We are reporting a unilateral combined branch artery and vein occlusion as a long term complication of DF. DF as a cause for vascular occlusions, albeit rare should be considered as one of the differential diagnosis. Use of oral steroids under adequate precautions may be necessary even when the patient has diabetes and hypertension.

Declaration of patient consent

The authors certify that they have obtained all appropriate patient consent forms. In the form the patient(s) has/have given his/her/their consent for his/her/their images and other clinical information to be reported in the journal. The patients understand that their names and initials will not be published and due efforts will be made to conceal their identity, but anonymity cannot be guaranteed.

Financial support and sponsorship

Nil.

Conflicts of interest

There are no conflicts of interest.



 
  References Top

1.
Yip VC, Sanjay S, Koh YT. Ophthalmic complications of dengue Fever: A systematic review. OphthalmolTher 2012;1:2.  Back to cited text no. 1
    
2.
Gupta A, Srinivasan R, Setia S, Soundravally R, PandianDG. Uveitis following dengue fever. Eye (Lond) 2009;23:873-6.  Back to cited text no. 2
    
3.
Kanungo S, Shukla D, Kim R. Branch retinal artery occlusion secondary to dengue fever. Indian J Ophthalmol 2008;56:73-4.  Back to cited text no. 3
[PUBMED]  [Full text]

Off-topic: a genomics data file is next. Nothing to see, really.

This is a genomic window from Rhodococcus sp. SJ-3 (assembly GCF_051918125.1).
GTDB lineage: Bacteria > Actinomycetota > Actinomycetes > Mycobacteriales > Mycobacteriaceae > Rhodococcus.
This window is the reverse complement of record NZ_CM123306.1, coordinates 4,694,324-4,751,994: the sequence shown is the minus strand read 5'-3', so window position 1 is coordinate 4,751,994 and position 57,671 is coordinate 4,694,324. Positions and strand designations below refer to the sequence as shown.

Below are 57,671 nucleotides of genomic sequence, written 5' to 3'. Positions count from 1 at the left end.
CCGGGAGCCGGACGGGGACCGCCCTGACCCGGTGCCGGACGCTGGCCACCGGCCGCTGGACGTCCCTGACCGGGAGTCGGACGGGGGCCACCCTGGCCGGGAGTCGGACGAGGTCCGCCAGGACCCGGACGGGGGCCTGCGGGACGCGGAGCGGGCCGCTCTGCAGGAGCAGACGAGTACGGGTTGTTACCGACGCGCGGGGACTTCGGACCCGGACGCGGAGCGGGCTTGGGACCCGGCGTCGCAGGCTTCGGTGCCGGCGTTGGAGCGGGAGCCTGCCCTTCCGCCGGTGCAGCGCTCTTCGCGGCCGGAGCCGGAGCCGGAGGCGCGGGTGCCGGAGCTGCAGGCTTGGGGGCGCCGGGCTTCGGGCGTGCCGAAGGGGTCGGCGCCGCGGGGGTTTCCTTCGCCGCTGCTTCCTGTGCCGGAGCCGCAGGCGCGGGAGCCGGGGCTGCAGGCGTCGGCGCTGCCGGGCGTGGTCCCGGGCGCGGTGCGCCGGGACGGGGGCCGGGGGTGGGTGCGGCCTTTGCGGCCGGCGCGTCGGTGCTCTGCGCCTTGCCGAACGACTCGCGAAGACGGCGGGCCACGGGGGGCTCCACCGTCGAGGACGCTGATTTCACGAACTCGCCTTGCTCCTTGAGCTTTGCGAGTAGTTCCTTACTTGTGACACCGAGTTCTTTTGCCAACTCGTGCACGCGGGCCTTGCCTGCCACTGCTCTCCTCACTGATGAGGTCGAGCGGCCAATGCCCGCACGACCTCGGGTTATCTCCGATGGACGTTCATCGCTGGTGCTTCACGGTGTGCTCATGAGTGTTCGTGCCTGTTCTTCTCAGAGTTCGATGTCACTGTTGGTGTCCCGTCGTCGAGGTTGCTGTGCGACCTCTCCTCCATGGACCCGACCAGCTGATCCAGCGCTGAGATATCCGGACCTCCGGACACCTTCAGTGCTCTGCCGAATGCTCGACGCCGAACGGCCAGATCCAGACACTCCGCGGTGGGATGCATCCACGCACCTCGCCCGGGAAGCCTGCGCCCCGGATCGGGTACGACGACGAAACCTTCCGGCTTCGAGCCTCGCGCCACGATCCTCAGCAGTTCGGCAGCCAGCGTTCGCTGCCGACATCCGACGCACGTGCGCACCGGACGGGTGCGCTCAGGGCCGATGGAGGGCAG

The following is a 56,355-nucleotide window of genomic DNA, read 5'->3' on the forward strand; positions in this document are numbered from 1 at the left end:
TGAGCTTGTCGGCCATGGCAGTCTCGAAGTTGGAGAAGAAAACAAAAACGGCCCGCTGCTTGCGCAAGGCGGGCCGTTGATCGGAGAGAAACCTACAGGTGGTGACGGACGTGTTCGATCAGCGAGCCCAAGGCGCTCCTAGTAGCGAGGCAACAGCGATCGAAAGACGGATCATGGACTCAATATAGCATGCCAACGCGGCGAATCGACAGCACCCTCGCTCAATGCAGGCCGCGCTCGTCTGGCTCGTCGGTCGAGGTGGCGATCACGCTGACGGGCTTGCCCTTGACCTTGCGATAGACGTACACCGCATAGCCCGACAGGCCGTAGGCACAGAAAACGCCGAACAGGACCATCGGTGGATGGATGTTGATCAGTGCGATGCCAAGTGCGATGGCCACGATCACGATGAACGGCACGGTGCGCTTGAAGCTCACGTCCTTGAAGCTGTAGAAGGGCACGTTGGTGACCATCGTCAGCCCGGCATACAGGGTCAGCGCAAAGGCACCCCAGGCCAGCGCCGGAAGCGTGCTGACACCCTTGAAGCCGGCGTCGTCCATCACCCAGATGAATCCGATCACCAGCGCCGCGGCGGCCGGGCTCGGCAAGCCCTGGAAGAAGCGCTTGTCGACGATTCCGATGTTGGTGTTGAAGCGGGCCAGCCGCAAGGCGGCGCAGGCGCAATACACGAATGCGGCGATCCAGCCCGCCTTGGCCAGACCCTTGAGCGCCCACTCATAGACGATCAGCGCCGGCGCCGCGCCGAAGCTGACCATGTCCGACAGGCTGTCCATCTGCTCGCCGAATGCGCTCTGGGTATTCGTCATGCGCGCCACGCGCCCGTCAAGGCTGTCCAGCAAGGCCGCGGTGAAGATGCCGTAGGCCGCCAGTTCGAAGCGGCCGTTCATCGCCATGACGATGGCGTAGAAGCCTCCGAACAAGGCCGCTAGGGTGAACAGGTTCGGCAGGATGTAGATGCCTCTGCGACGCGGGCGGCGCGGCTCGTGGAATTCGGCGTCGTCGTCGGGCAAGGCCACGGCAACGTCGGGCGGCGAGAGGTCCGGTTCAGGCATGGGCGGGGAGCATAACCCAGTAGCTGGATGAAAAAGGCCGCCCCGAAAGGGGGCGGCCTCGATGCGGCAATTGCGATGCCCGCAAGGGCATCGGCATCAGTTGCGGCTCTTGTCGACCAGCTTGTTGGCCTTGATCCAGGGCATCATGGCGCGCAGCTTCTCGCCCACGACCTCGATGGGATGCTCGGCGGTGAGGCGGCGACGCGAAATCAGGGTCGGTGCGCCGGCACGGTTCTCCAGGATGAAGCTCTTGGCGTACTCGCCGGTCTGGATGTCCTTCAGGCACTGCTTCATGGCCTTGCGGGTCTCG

4.
Velaitham P, Vijayasingham N. Central retinal vein occlusion concomitant with dengue fever. Int J Retina Vitreous 2016;2:1.  Back to cited text no. 4
    
5.
Preechawat P, Poonyathalang A, Kurathong S, Leelawongs K, Pangthanapisit V. Non-ischaemic central retinal vein occlusion after dengue viral infection. Neuro-ophthalmology2012;36:26-8.  Back to cited text no. 5
    
6.
Lim WK, Mathur R, Koh A, Yeoh R, Chee SP. Ocular manifestations of dengue fever. Ophthalmology 2004;111:2057-64.  Back to cited text no. 6
    
7.
Cabello-Gutiérrez C, Manjarrez-Zavala ME, Huerta-Zepeda A, Cime-Castillo J, Monroy-Martínez V, Correa BB. ThrombHaemost Modification of the cytoprotective protein C pathway during dengue virus infection of human endothelial vascular cells. ThrombHemost2009;101:916-28.  Back to cited text no. 7
    
8.
Mairuhu AT, Setiati TE, Koraka P, Hack CE, Leyte A, Faradz SM, et al. Increased PAI-1 plasma levels and risk of death from dengue: No association with the 4G/5G promoter polymorphism. Thromb J 2005;3:17.  Back to cited text no. 8
    
9.
Kurane I, Ennis FE. Immunity and immunopatholgy in dengue virus infections. SeminImmunol 1992;4:121-7.  Back to cited text no. 9
    
10.
Kurane I, Innis BL, Nimmannitya S, Nisalak A, Meager A, Janus J, et al. Activation of T lymphocytes in dengue virus infections. High levels of soluble interleukin 2 receptor, soluble CD4, soluble CD8, interleukin2 and interferon-g in sera of children with dengue. J Clin Invest 1991;88:1473-80.  Back to cited text no. 10
    


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  [Figure 1], [Figure 2], [Figure 3]